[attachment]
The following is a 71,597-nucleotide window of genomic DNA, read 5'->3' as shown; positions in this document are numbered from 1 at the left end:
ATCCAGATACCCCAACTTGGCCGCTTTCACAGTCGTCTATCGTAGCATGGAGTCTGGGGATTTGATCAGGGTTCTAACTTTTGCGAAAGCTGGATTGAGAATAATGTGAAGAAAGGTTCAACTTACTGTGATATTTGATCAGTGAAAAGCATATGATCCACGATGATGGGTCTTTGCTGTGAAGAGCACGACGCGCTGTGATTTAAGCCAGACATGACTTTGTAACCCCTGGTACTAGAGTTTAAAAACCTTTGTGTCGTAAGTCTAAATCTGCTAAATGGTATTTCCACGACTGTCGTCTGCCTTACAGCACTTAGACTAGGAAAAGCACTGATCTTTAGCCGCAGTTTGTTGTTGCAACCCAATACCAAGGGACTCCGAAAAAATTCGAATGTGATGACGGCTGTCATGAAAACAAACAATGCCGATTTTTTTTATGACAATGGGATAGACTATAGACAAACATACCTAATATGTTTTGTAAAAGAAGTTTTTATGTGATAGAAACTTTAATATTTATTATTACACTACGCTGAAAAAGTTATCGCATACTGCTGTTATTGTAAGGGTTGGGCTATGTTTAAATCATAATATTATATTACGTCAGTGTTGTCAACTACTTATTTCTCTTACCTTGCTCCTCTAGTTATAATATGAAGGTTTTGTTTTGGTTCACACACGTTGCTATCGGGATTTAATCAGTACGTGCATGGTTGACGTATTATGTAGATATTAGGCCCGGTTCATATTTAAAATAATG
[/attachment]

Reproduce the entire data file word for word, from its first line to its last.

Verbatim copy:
The following is a 71,597-nucleotide window of genomic DNA, read 5'->3' as shown; positions in this document are numbered from 1 at the left end:
ATCCAGATACCCCAACTTGGCCGCTTTCACAGTCGTCTATCGTAGCATGGAGTCTGGGGATTTGATCAGGGTTCTAACTTTTGCGAAAGCTGGATTGAGAATAATGTGAAGAAAGGTTCAACTTACTGTGATATTTGATCAGTGAAAAGCATATGATCCACGATGATGGGTCTTTGCTGTGAAGAGCACGACGCGCTGTGATTTAAGCCAGACATGACTTTGTAACCCCTGGTACTAGAGTTTAAAAACCTTTGTGTCGTAAGTCTAAATCTGCTAAATGGTATTTCCACGACTGTCGTCTGCCTTACAGCACTTAGACTAGGAAAAGCACTGATCTTTAGCCGCAGTTTGTTGTTGCAACCCAATACCAAGGGACTCCGAAAAAATTCGAATGTGATGACGGCTGTCATGAAAACAAACAATGCCGATTTTTTTTATGACAATGGGATAGACTATAGACAAACATACCTAATATGTTTTGTAAAAGAAGTTTTTATGTGATAGAAACTTTAATATTTATTATTACACTACGCTGAAAAAGTTATCGCATACTGCTGTTATTGTAAGGGTTGGGCTATGTTTAAATCATAATATTATATTACGTCAGTGTTGTCAACTACTTATTTCTCTTACCTTGCTCCTCTAGTTATAATATGAAGGTTTTGTTTTGGTTCACACACGTTGCTATCGGGATTTAATCAGTACGTGCATGGTTGACGTATTATGTAGATATTAGGCCCGGTTCATATTTAAAATAATG